|Cover of the book - The image is used for identification purposes only under the fair use clause.|
Sounder: The Loyal Dog
Sounder by William H. Armstrong is a story about a sharecropping man, his son, and his wonderful hound dog Sounder. When the man is arrested and taken away, Sounder tries to save him, resulting in his wounding. But the dog lives, as the result of careful tending by the son and his mother. The son, only known as the boy, tries to find his father and find a way for his family to survive without the man of the house.
This book depressed me, and I struggled to finish reading it. As far as value as historical fiction goes, this was a great story of life as a poor Negro sharecropper. There is much pain and suffering in this short novel, and while some of the characters seem content with their lot in life, it seemed harsh and saddening. The only character named in the story is the dog, Sounder, who is named for the way his bark sounds through the woods.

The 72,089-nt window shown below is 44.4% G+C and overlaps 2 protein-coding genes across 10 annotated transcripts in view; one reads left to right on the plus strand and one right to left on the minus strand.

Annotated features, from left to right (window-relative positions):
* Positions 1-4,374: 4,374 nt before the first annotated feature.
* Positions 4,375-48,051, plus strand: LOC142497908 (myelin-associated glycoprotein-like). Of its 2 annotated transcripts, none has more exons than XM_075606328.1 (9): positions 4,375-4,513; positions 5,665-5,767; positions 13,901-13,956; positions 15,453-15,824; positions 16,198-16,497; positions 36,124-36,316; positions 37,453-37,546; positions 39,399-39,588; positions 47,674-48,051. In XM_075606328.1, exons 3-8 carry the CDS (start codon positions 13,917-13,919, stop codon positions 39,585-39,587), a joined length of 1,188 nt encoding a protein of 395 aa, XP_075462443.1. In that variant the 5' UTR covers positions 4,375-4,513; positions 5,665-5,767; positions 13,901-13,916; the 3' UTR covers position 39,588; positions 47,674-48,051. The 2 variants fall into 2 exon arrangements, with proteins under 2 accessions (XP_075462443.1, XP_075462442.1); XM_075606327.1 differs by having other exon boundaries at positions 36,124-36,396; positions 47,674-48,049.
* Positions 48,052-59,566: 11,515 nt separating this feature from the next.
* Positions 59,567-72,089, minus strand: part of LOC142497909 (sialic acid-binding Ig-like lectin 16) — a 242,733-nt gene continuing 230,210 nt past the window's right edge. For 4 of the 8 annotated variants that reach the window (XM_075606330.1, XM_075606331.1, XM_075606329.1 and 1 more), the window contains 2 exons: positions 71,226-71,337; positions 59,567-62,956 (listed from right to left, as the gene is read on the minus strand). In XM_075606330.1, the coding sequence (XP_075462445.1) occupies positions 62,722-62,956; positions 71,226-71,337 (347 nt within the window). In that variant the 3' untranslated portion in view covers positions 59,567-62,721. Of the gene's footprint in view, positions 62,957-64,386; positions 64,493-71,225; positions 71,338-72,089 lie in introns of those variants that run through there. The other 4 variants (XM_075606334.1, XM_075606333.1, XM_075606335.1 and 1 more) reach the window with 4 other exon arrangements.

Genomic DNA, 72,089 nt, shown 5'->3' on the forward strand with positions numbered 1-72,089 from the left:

After reading some of the other Newbery Medal books lately and feeling uplifted at the end of the reading, I felt like I was kind of let down by Sounder. While the boy does achieve his goals and there is a slight hopefulness to the end of the book, there also a feeling of injustice and discontent.